Did an ancestor travel the Pequot Path of Rhode Island and Connecticut? Learn about this settler migration route, its transportation history, and find related genealogy sources.
History[edit | edit source]
The Pequot Path ran about 69 miles (111 kilometers) near the mainland ocean shore from Providence, Providence County, Rhode Island Genealogy to New London, New London County, Connecticut Genealogy (formerly Pequitt). At least one authority asserts the route also included the island community of Newport on Rhode Island. All seem to agree the route was certainly extended into central Connecticut, but the earliest name of the trail in Connecticut beyond New London is unclear (before it was called the Boston Post Road). The Pequot Path route was part of the American Indian foot trails that were widened by European colonists into horse paths, and then wagon roads
Overlapping routes. The Pequot Path also became a leg on the lower Boston Post Road between Boston and New York City. In the 1760s and 1770s it was also part of the King's Highway from Boston to New York City and all the way south to Charleston, South Carolina.
Stagecoach service. In the 1760s stagecoaches began to traverse these roads carrying regular mail and passengers. Inns for stagecoach passengers and other travelers usually were established near the time of American Revolution. By 1800 an advertisement suggested stage service from Boston to Providence took only ten hours, but service from there to New York City took the rest of the week. Nevertheless, travel between colonial towns was more often by sea than it was over land until just before the American Revolution.
Toll roads. Rhode Island and Connecticut developed turnpike (toll) systems for wagon roads in the early 1800s including most of the route from Providence to New London. The Providence and Pawcatuck Turnpike (opened 1820), and the Hopkinton and Richmond Turnpike (opened 1820) in Rhode Island, and the Groton and Stonington Turnpike (opened 1818) in Connnecticut replaced the Pequot Path which was closer to the shore. Most of these early pathways continue as roads today. Modern freeways usually parallel the older road systems.
Decline. However, the use of early roads and turnpikes for moving settlers waned with the introduction of railroads. Settlers could travel faster, less expensively, and safer on railroads than on wagon roads. So, as railroads entered an area, the wagon-road traffic in that area declined. The first railroad from New London to Providence opened in 1839, but did not cause much decline in turnpike traffic. However, the railroad built in 1852 from New London to New Haven, which had previous connections with New York City, signaled the end of the toll roads. The next year, in 1853, the turnpikes from Providence to New London became public (free) roads.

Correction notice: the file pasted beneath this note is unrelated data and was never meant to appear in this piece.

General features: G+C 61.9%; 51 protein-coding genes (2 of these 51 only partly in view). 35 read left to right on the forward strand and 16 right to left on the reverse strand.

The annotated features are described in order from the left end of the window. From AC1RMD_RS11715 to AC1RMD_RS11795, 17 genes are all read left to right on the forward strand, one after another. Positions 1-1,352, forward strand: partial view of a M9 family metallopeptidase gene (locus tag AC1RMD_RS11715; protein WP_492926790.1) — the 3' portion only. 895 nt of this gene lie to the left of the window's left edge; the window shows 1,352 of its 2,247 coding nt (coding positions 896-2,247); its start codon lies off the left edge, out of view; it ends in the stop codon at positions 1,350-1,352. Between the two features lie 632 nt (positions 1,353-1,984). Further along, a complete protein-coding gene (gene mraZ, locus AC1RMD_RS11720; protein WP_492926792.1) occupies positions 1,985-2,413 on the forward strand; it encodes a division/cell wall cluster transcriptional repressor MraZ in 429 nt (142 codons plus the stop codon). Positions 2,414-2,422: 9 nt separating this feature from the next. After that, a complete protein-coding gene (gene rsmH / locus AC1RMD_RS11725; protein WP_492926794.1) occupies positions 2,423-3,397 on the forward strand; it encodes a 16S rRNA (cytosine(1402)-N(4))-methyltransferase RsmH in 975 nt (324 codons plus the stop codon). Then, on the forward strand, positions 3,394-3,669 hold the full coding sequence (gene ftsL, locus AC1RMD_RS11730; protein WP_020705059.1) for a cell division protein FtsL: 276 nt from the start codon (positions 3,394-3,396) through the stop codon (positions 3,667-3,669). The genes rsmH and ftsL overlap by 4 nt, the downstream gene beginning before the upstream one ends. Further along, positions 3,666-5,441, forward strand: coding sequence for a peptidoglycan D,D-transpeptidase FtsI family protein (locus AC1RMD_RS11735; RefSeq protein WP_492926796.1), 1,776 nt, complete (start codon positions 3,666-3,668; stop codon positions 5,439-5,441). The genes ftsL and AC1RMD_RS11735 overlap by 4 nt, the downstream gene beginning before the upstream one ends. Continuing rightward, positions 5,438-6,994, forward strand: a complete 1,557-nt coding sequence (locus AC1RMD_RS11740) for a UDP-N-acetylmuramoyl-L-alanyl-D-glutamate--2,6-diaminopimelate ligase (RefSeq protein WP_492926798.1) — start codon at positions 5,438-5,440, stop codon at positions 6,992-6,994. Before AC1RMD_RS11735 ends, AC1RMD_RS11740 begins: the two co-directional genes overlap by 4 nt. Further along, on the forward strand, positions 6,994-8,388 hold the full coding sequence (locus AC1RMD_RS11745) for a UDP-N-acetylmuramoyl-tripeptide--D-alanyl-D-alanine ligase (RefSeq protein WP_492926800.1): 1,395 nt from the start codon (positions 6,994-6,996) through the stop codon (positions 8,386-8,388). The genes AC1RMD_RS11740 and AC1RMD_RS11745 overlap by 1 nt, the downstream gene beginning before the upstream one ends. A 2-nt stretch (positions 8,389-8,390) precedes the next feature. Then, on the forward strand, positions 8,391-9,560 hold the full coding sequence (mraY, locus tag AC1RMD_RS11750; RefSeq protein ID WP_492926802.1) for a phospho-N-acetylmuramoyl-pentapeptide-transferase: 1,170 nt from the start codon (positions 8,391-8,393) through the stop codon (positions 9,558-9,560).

Route[edit | edit source]
The Pequot Path connected Providence to New London through the following places:
Connecting Routes. The Pequot Path connected with other migration routes:
- The Old Roebuck Road from Boston to Providence, Providence County, Rhode Island Genealogy connects with the Pequot Path on the northest end in Providence.
- King's Highway, also known as the Boston Post Road, goes from Boston, Massachusetts to New York City, and south to Charleston, South Carolina. The lower Boston Post Road (King's Highway) went from Boston to Providence (aka Old Roebuck Road), from Providence to New London (aka Pequot Path), and extended west from the southwest end of the Pequot Path at New London to New Haven and then to New York.
Modern parallels. The modern road that approximately matches the Pequot Path from Providence, Rhode Island to New London, Connecticut is:
Settler Records[edit | edit source]
Providence was founded in 1636 by Roger Williams and other English Puritan dissenters. New London was settled by English Puritans in 1646. The Indian footpath between these places and Boston attracted settlers who would be able to more easily get access to markets. Many of the earliest settlers along the Pequot Path would have been from Boston, Massachusetts area, and prior to that from England. Look at the earliest deeds, tax records, and histories of towns along the Pequot Path to learn the names of the first settlers. If you already know the name of a settler near the Pequot Path, you have a good chance of finding his or her genealogy in sources like:
- Robert Charles Anderson, The Great Migration Begins: Immigrants to New England, 1620-1633, 3 vols. (Boston, Massachusetts: New England Historic Genealogical Society, c1995). At various libraries (WorldCat); FHL Book 974 W2a.
[edit | edit source]
- On the Trail of Benjamin Franklin: The Lower Boston Post Road (accessed 17 October 2014).
- Boston Post Road in Wikipedia: the Free Encyclopedia (accessed 17 October 2014).
- William Davis Miller, Ancient Paths to Pequot (Providence: E.L. Freeman, 1936). Hathi Trust Digital Library edition.
Sources[edit | edit source]
- William Davis Miller, Ancient Paths to Pequot (Providence: E.L. Freeman, 1936), 8. Hathi Trust Digital Library edition.
- On the Trail of Benjamin Franklin: The Lower Boston Post Road (accessed 20 October 2014).
- Frederic J. Wood, The Turnpikes of New England and the Evolution of the Same Through England, Virginia, and Maryland (Boston: Marshall Jones, 1919), 25. Internet Archive version online.
- Wood, 86-87.
- Wood, 25.
- Wood, map between 286 and 287; pages 315-16; map between 330 and 331; and pages 389-91.
- Wood, 391.